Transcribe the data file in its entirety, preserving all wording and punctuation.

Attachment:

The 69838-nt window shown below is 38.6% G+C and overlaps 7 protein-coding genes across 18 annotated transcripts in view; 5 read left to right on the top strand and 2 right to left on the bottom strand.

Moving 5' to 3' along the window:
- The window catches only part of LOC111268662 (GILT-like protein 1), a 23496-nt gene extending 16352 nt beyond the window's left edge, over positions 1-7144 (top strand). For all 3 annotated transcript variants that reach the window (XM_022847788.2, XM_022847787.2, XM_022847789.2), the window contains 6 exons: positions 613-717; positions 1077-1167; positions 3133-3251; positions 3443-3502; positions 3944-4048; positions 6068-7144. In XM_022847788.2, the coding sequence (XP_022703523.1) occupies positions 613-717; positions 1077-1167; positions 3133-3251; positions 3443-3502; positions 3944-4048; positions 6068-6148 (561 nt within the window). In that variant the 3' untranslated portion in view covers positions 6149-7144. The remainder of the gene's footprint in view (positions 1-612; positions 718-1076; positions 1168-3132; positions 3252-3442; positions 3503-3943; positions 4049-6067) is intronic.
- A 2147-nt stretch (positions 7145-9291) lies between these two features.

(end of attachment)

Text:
The 69838-nt window shown below is 38.6% G+C and overlaps 7 protein-coding genes across 18 annotated transcripts in view; 5 read left to right on the top strand and 2 right to left on the bottom strand.

Moving 5' to 3' along the window:
- The window catches only part of LOC111268662 (GILT-like protein 1), a 23496-nt gene extending 16352 nt beyond the window's left edge, over positions 1-7144 (top strand). For all 3 annotated transcript variants that reach the window (XM_022847788.2, XM_022847787.2, XM_022847789.2), the window contains 6 exons: positions 613-717; positions 1077-1167; positions 3133-3251; positions 3443-3502; positions 3944-4048; positions 6068-7144. In XM_022847788.2, the coding sequence (XP_022703523.1) occupies positions 613-717; positions 1077-1167; positions 3133-3251; positions 3443-3502; positions 3944-4048; positions 6068-6148 (561 nt within the window). In that variant the 3' untranslated portion in view covers positions 6149-7144. The remainder of the gene's footprint in view (positions 1-612; positions 718-1076; positions 1168-3132; positions 3252-3442; positions 3503-3943; positions 4049-6067) is intronic.
- A 2147-nt stretch (positions 7145-9291) lies between these two features.